Magnetic stars are neutron stars with magnetic fields 100 to 1,000 times stronger than those of typical pulsars (see “Vortex Around a Magnetic Star”). They can cause mysterious short radio flashes and provide energy for exotic supernovae. However, the origin of their extreme domains is controversial. With a new paradigm, it is now possible to show how, when fast spinning neutron stars form, an initially weak magnetic field grows into a magnetic force.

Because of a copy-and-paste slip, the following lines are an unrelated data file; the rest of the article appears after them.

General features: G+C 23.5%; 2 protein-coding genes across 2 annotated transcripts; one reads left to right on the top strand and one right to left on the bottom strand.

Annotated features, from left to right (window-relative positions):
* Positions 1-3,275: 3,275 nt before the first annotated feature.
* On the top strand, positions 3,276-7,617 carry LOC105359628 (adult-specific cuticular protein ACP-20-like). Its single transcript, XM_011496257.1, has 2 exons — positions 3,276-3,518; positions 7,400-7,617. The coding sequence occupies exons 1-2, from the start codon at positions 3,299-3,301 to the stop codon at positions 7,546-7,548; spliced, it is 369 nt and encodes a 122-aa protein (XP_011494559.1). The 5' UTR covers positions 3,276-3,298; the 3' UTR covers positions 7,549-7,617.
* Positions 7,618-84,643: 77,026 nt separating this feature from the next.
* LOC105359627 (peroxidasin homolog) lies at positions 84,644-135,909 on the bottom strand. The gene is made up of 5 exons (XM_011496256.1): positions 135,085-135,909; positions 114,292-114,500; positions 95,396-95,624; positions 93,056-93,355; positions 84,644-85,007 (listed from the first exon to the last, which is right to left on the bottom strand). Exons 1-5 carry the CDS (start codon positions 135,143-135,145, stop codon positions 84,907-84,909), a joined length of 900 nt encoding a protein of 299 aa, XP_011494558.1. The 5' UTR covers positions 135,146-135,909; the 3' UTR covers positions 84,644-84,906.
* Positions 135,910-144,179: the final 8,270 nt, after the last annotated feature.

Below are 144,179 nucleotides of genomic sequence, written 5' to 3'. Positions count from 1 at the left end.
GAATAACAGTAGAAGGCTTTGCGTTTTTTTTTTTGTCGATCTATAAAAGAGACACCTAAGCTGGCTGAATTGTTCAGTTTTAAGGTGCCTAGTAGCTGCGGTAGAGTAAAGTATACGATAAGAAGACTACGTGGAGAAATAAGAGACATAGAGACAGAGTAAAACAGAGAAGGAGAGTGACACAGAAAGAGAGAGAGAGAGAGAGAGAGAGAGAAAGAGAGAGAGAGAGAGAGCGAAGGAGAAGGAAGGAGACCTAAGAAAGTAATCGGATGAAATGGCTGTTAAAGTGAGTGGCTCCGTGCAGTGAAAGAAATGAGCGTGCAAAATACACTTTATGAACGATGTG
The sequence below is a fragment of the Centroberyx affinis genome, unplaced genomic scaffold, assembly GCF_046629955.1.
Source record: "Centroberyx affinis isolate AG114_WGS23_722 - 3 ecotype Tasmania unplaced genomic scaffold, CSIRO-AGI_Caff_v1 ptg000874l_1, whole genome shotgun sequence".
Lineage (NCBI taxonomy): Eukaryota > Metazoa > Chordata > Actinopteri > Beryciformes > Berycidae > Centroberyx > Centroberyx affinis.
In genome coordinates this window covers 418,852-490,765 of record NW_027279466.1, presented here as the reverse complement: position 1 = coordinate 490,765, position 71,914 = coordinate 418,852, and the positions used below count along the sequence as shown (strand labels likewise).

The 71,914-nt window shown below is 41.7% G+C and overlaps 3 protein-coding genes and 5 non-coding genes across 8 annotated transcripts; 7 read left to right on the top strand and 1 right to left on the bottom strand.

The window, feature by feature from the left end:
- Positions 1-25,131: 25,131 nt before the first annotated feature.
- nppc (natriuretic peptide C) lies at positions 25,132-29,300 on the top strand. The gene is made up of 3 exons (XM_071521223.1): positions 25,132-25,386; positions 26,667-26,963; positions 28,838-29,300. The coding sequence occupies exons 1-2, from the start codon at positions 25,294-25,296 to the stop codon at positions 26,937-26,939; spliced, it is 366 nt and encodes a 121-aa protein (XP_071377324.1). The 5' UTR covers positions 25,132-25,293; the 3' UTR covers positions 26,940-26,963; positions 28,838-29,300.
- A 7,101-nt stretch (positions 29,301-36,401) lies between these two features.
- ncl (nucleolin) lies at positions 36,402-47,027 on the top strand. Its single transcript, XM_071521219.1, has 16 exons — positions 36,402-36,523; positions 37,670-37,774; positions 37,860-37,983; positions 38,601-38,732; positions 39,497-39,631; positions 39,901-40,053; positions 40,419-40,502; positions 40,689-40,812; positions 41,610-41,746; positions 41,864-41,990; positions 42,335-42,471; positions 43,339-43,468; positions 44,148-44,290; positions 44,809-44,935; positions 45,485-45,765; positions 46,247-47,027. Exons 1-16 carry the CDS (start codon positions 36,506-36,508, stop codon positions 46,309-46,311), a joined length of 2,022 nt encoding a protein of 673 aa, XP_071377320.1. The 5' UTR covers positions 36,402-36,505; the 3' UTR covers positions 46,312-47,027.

Massive stars heavier than about nine solar masses collapse at the end of their lives into a neutron star or stellar black hole. This implosion could lead to a supernova-shaped massive explosion of core collapse, which ejects the outer layers of the dying star into surrounding space (see SuW 3/2020, p. 30). Most neutron stars develop dipole magnetic fields with a flux density (“force”) of about one billion Tesla. This exceeds the Earth’s field by more than ten billion times. In an estimated ten percent of all cases, the dipole fields are up to 100 times stronger. These highly magnetized neutron stars are called magnetic stars. Under what conditions and processes could their giant domains arise is a heated topic of debate with great relevance to current questions in supernova physics.